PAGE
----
decided: May 11, 1983.
WALTER P. KNAKE
ZONING HEARING BOARD OF THE BOROUGH OF DORMONT ET AL. THE BOROUGH OF DORMONT, APPELLANT
Appeal from the Order of the Court of Common Pleas of Allegheny County in case of Walter P. Knake v. Zoning Hearing Board of the Borough of Dormont v. Borough of Dormont, No. SA 1061 of 1981.
Phillip D. Paull, for appellant.
Robert M. Entwisle, with him Robert M. Entwisle, III, Miller & Entwisle, for appellee.
President Judge Crumlish, Jr. and Judges MacPhail and Barbieri, sitting as a panel of three. Opinion by Judge MacPhail.
[ 74 Pa. Commw. Page 266]
The Borough of Dormont (Borough) has appealed from an order of the Court of Common Pleas of Allegheny County which reversed a decision of the Borough's Zoning Hearing Board (Board) and ordered that a five-unit occupancy permit be issued to Walter P. Knake (Appellee) for a building he owns in the Borough. We affirm.
The record and facts as found by the court of common pleas*fn1 establish that Appellee purchased the subject three-story building in 1937. At the time of purchase the structure was divided into four units and in 1948 a fifth unit was added. The building was thereafter occupied as a five-family dwelling until 1981 when Appellee was cited for a zoning violation. The subject property has at all relevant times been
[ 74 Pa. Commw. Page 267]
located in an R-2 zoning district which limits residences to one or two-family dwellings.
The sole issue raised in this appeal is whether Appellee is entitled to continue to use his property in violation of the Borough's zoning ordinance under a theory of variance by estoppel. The Board found that Appellee was entitled to continue to use four of the five units due to the Borough's acquiescence in multi-family use over a long period of time. On appeal and after a further hearing before a court-appointed referee, the court of common pleas determined that Appellee was entitled to the requested five-unit occupancy permit, again due in large part to municipal inaction with regard to the known violation. The instant appeal followed.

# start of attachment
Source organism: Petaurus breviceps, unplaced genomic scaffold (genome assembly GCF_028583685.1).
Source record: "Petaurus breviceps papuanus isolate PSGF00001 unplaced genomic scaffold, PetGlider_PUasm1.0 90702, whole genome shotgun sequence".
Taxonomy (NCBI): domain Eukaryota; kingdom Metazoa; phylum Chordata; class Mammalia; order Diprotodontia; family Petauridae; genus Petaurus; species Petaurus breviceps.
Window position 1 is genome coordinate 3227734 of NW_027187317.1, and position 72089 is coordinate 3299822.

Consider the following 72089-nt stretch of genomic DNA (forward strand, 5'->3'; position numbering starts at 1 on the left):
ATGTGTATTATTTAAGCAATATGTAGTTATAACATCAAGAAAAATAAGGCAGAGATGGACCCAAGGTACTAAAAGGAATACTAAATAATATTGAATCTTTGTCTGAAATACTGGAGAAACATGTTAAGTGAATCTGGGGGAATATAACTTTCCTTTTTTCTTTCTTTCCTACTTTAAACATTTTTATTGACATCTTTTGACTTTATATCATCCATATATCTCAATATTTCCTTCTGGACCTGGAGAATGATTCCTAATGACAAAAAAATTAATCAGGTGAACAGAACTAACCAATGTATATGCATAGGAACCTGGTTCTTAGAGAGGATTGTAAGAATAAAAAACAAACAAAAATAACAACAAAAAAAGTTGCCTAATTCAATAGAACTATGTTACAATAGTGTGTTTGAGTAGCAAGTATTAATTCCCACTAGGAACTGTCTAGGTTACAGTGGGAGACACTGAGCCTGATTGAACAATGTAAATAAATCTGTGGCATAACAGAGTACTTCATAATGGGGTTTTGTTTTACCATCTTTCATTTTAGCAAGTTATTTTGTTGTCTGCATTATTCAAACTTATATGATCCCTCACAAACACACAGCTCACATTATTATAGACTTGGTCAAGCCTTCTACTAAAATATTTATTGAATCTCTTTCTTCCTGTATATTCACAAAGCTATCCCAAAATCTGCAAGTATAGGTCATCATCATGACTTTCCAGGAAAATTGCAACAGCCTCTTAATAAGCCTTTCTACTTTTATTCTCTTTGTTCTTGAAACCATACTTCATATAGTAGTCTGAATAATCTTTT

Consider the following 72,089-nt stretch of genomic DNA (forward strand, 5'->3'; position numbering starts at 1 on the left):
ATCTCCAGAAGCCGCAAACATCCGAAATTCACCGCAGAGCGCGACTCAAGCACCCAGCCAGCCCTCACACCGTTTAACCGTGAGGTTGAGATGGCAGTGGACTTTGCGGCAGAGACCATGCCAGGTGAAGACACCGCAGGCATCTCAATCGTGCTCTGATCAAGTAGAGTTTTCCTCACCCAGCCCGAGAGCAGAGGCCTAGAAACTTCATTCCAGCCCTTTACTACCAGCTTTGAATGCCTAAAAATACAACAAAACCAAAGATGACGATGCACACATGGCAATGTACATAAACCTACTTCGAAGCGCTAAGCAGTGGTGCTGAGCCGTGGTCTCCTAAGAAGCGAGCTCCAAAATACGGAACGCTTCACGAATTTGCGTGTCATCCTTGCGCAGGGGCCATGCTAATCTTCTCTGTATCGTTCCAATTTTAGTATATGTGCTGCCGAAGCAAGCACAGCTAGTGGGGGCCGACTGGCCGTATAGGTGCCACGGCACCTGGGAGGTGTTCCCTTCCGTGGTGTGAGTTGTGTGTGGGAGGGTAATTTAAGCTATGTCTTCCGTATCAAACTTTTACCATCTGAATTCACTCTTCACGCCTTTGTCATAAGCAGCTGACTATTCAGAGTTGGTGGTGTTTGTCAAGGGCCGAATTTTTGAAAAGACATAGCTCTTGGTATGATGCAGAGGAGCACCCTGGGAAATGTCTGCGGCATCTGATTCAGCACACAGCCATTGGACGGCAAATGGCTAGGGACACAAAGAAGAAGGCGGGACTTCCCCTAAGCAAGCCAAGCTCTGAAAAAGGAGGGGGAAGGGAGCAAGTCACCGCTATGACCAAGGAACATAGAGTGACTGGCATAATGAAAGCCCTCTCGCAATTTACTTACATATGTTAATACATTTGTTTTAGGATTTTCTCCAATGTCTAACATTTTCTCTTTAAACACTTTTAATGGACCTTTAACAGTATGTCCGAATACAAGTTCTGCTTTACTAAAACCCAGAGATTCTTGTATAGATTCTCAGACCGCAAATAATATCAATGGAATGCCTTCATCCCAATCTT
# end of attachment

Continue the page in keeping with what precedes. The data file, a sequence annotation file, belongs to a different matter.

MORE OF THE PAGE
The case law regarding the theory of variance by estoppel, or vested rights as it is frequently termed, has not produced a clearly defined test for determining when it has become inequitable to enforce a particular zoning restriction against a landowner. In the case of Sheedy v. Zoning Board of Adjustment, 409 Pa. 655, 187 A.2d 907 (1963) our Supreme Court found that at least five factors converged to require the grant of a variance for a five-unit dwelling located in a single family zoning district. The five factors were that: 1) the present owners purchased the property believing in good faith that the multi-family use was lawful; 2) enormous expenditures would be required to reconvert the structure to a conforming use; 3) the municipality failed for twenty-three years to enforce the zoning restrictions; 4) the municipality was aware of the existence of the illegal use and 5) the multi-family use would present no threat to the public health, safety or welfare.
In a slightly different vein, the Supreme Court in Heidorn Appeal, 412 Pa. 570, 195 A.2d 349 (1963) applied
[ 74 Pa. Commw. Page 268]